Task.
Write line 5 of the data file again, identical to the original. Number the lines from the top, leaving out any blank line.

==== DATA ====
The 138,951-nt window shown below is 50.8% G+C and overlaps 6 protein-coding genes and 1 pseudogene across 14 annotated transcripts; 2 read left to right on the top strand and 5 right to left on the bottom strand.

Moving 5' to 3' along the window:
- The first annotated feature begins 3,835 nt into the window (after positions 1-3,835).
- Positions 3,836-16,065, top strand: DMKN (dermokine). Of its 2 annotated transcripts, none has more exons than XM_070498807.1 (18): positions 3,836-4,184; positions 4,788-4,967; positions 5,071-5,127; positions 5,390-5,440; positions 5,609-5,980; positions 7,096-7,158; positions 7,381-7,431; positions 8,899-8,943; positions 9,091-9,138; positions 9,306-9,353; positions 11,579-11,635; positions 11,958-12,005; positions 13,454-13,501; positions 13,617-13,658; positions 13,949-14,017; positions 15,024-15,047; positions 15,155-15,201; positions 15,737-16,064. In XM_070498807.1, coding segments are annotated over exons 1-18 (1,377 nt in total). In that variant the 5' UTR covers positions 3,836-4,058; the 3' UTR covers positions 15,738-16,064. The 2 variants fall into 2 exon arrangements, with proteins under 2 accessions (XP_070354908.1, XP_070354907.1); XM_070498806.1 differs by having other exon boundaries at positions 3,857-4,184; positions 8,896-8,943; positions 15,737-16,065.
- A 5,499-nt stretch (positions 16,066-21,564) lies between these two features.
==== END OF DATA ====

- A 5,499-nt stretch (positions 16,066-21,564) lies between these two features.